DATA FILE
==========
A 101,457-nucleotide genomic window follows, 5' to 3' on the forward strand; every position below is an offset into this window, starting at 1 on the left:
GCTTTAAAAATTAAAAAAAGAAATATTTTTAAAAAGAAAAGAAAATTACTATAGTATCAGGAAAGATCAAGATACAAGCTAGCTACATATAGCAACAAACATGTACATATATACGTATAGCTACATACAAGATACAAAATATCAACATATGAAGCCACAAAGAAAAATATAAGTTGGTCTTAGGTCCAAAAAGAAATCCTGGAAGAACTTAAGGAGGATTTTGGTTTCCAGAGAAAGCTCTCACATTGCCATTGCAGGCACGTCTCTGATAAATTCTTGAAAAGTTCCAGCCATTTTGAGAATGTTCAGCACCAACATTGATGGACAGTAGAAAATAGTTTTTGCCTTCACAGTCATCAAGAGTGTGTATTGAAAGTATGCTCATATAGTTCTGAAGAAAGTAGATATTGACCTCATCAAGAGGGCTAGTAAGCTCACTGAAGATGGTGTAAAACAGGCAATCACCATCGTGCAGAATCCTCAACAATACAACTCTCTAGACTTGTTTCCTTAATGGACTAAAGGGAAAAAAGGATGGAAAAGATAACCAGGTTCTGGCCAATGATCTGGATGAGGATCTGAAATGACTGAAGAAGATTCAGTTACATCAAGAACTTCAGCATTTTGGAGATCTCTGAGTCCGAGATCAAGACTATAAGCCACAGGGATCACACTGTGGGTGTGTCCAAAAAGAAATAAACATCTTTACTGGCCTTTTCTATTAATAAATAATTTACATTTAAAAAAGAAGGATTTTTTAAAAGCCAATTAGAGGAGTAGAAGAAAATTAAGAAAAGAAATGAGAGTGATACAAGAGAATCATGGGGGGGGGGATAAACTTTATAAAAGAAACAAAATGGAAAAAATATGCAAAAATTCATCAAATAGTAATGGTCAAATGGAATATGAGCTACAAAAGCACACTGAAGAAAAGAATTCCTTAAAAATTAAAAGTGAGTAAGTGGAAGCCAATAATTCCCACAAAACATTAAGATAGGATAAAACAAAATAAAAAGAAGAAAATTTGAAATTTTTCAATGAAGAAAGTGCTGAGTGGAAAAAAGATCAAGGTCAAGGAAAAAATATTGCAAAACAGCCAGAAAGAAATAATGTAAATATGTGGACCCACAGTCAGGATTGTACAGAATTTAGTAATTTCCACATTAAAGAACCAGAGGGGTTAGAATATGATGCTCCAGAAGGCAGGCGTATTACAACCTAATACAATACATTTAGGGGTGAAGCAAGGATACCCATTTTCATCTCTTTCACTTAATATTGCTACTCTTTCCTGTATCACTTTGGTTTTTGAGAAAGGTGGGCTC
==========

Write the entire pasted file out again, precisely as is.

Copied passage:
A 101,457-nucleotide genomic window follows, 5' to 3' on the forward strand; every position below is an offset into this window, starting at 1 on the left:
GCTTTAAAAATTAAAAAAAGAAATATTTTTAAAAAGAAAAGAAAATTACTATAGTATCAGGAAAGATCAAGATACAAGCTAGCTACATATAGCAACAAACATGTACATATATACGTATAGCTACATACAAGATACAAAATATCAACATATGAAGCCACAAAGAAAAATATAAGTTGGTCTTAGGTCCAAAAAGAAATCCTGGAAGAACTTAAGGAGGATTTTGGTTTCCAGAGAAAGCTCTCACATTGCCATTGCAGGCACGTCTCTGATAAATTCTTGAAAAGTTCCAGCCATTTTGAGAATGTTCAGCACCAACATTGATGGACAGTAGAAAATAGTTTTTGCCTTCACAGTCATCAAGAGTGTGTATTGAAAGTATGCTCATATAGTTCTGAAGAAAGTAGATATTGACCTCATCAAGAGGGCTAGTAAGCTCACTGAAGATGGTGTAAAACAGGCAATCACCATCGTGCAGAATCCTCAACAATACAACTCTCTAGACTTGTTTCCTTAATGGACTAAAGGGAAAAAAGGATGGAAAAGATAACCAGGTTCTGGCCAATGATCTGGATGAGGATCTGAAATGACTGAAGAAGATTCAGTTACATCAAGAACTTCAGCATTTTGGAGATCTCTGAGTCCGAGATCAAGACTATAAGCCACAGGGATCACACTGTGGGTGTGTCCAAAAAGAAATAAACATCTTTACTGGCCTTTTCTATTAATAAATAATTTACATTTAAAAAAGAAGGATTTTTTAAAAGCCAATTAGAGGAGTAGAAGAAAATTAAGAAAAGAAATGAGAGTGATACAAGAGAATCATGGGGGGGGGGATAAACTTTATAAAAGAAACAAAATGGAAAAAATATGCAAAAATTCATCAAATAGTAATGGTCAAATGGAATATGAGCTACAAAAGCACACTGAAGAAAAGAATTCCTTAAAAATTAAAAGTGAGTAAGTGGAAGCCAATAATTCCCACAAAACATTAAGATAGGATAAAACAAAATAAAAAGAAGAAAATTTGAAATTTTTCAATGAAGAAAGTGCTGAGTGGAAAAAAGATCAAGGTCAAGGAAAAAATATTGCAAAACAGCCAGAAAGAAATAATGTAAATATGTGGACCCACAGTCAGGATTGTACAGAATTTAGTAATTTCCACATTAAAGAACCAGAGGGGTTAGAATATGATGCTCCAGAAGGCAGGCGTATTACAACCTAATACAATACATTTAGGGGTGAAGCAAGGATACCCATTTTCATCTCTTTCACTTAATATTGCTACTCTTTCCTGTATCACTTTGGTTTTTGAGAAAGGTGGGCTC